Could First Financial Northwest, Inc.’s (NASDAQ:FFNW) Investor Composition Influence The Stock Price?

A look at the shareholders of First Financial Northwest, Inc. (NASDAQ:FFNW) can tell us which group is most powerful. Institutions often own shares in more established companies, while it’s not unusual to see insiders own a fair bit of smaller companies. Companies that used to be publicly owned tend to have lower insider ownership.

First Financial Northwest is a smaller company with a market capitalization of US$159m, so it may still be flying under the radar of many institutional investors. Our analysis of the ownership of the company, below, shows that institutional investors have bought into the company. We can zoom in on the different ownership groups, to learn more about FFNW.

Check out our latest analysis for First Financial Northwest

NasdaqGS:FFNW Ownership Summary, April 1st 2019
NasdaqGS:FFNW Ownership Summary, April 1st 2019

What Does The Institutional Ownership Tell Us About First Financial Northwest?

Many institutions measure their performance against an index that approximates the local market. So they usually pay more attention to companies that are included in major indices.

We can see that First Financial Northwest does have institutional investors; and they hold 43% of the stock. This suggests some credibility amongst professional investors. But we can’t rely on that fact alone, since institutions make bad investments sometimes, just like everyone does. When multiple institutions own a stock, there’s always a risk that they are in a ‘crowded trade’. When such a trade goes wrong, multiple parties may compete to sell stock fast. This risk is higher in a company without a history of growth. You can see First Financial Northwest’s historic earnings and revenue, below, but keep in mind there’s always more to the story.

NasdaqGS:FFNW Income Statement, April 1st 2019
NasdaqGS:FFNW Income Statement, April 1st 2019

Our data indicates that hedge funds own 6.4% of First Financial Northwest. That catches my attention because hedge funds sometimes try to influence management, or bring about changes that will create near term value for shareholders. There is some analyst coverage of the stock, but it could still become more well known, with time.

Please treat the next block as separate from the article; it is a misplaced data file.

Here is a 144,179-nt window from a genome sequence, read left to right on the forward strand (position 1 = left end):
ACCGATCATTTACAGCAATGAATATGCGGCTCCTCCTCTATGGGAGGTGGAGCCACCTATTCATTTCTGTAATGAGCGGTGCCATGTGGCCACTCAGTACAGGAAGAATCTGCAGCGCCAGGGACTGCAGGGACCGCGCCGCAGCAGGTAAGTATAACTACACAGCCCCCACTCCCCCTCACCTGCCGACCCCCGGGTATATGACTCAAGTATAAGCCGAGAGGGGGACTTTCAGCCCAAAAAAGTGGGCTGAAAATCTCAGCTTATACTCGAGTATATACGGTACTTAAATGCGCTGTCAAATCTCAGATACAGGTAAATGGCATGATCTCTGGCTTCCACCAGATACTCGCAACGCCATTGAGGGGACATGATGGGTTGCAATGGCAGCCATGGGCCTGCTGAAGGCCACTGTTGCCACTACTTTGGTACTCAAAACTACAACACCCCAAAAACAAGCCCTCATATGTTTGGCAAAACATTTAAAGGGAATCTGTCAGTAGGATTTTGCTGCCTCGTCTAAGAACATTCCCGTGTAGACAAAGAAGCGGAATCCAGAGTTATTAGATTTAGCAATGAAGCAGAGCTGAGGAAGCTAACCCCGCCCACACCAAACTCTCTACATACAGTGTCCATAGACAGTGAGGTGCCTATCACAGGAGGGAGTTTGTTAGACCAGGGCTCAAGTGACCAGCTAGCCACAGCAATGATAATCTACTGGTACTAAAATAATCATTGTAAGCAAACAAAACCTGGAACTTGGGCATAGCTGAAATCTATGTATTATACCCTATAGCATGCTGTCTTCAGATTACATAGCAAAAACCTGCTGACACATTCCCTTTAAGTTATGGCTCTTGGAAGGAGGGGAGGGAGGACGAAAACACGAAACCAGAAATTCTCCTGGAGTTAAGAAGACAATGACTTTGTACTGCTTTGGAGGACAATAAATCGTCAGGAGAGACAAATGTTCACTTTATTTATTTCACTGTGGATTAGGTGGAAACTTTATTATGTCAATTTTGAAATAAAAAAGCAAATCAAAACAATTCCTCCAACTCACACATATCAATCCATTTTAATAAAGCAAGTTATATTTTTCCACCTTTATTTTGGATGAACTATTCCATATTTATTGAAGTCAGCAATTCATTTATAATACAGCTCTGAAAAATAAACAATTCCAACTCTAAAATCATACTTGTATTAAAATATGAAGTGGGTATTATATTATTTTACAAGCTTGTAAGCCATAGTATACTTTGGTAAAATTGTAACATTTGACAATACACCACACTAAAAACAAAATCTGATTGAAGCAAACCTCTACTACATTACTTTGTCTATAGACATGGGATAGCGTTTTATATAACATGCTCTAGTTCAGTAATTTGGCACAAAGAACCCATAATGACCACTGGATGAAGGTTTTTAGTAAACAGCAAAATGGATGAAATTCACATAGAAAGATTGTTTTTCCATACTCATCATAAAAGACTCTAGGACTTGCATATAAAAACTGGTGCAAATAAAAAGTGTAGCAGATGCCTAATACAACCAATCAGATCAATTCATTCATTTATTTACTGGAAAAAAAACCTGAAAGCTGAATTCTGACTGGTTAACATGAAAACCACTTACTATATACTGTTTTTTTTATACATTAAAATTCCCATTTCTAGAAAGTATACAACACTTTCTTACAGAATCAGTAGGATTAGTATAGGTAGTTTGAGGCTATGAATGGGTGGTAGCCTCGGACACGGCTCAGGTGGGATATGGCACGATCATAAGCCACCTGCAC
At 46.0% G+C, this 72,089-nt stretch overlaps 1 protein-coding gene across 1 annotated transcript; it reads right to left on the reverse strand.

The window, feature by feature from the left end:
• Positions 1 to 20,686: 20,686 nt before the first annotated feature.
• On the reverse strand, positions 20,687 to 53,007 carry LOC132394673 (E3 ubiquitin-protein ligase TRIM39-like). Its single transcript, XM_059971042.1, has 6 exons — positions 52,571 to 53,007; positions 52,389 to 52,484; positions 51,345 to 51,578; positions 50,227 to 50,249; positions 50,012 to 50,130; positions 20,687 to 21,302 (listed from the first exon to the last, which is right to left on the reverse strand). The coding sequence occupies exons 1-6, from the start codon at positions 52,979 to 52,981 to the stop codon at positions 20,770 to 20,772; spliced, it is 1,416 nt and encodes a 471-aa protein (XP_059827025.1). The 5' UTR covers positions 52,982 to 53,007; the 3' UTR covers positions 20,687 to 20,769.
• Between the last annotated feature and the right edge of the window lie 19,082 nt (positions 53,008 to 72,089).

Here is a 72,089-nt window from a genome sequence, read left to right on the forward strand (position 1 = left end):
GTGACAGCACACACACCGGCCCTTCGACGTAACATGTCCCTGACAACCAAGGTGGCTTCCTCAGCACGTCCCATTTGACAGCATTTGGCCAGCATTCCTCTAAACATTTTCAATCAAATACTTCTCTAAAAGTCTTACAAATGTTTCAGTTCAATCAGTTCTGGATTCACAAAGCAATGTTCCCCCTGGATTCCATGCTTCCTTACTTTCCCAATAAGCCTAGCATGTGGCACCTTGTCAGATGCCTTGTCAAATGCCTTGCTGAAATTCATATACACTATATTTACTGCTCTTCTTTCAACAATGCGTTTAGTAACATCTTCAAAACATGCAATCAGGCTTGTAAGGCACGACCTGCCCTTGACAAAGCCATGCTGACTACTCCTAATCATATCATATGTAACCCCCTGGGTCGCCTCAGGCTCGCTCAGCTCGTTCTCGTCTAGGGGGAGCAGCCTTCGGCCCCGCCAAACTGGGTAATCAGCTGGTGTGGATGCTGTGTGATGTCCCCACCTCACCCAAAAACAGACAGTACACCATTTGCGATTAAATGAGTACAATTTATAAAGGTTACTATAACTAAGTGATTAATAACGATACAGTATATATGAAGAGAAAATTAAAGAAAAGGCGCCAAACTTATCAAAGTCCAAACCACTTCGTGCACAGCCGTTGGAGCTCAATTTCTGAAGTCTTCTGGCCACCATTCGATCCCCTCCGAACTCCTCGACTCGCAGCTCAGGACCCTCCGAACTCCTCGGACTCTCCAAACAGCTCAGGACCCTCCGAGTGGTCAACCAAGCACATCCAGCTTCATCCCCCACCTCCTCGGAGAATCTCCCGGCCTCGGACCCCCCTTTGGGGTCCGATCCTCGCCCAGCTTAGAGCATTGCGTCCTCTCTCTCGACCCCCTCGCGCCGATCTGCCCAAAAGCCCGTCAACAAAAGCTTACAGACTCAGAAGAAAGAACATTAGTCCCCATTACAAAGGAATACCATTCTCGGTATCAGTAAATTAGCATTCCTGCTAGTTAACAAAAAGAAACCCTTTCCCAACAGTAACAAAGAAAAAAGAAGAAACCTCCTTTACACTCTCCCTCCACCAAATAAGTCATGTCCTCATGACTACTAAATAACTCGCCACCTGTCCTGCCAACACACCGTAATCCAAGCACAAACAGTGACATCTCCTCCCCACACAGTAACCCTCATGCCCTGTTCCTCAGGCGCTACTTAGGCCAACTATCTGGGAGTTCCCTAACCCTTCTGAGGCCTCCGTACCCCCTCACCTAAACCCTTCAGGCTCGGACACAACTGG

Insider Ownership Of First Financial Northwest

While the precise definition of an insider can be subjective, almost everyone considers board members to be insiders. Company management run the business, but the CEO will answer to the board, even if he or she is a member of it.

Most consider insider ownership a positive because it can indicate the board is well aligned with other shareholders. However, on some occasions too much power is concentrated within this group.

We can see that insiders own shares in First Financial Northwest, Inc.. In their own names, insiders own US$5.3m worth of stock in the US$159m company. This shows at least some alignment, but I usually like to see larger insider holdings. You can click here to see if those insiders have been buying or selling.

General Public Ownership

With a 27% ownership, the general public have some degree of sway over FFNW. While this group can’t necessarily call the shots, it can certainly have a real influence on how the company is run.

Next Steps:

It’s always worth thinking about the different groups who own shares in a company. But to understand First Financial Northwest better, we need to consider many other factors.

I always like to check for a history of revenue growth. You can too, by accessing this free chart of historic revenue and earnings in this detailed graph.

If you would prefer discover what analysts are predicting in terms of future growth, do not miss this free report on analyst forecasts.

NB: Figures in this article are calculated using data from the last twelve months, which refer to the 12-month period ending on the last date of the month the financial statement is dated. This may not be consistent with full year annual report figures.

We aim to bring you long-term focused research analysis driven by fundamental data. Note that our analysis may not factor in the latest price-sensitive company announcements or qualitative material.

If you spot an error that warrants correction, please contact the editor at editorial-team@simplywallst.com. This article by Simply Wall St is general in nature. It does not constitute a recommendation to buy or sell any stock, and does not take account of your objectives, or your financial situation. Simply Wall St has no position in the stocks mentioned. Thank you for reading.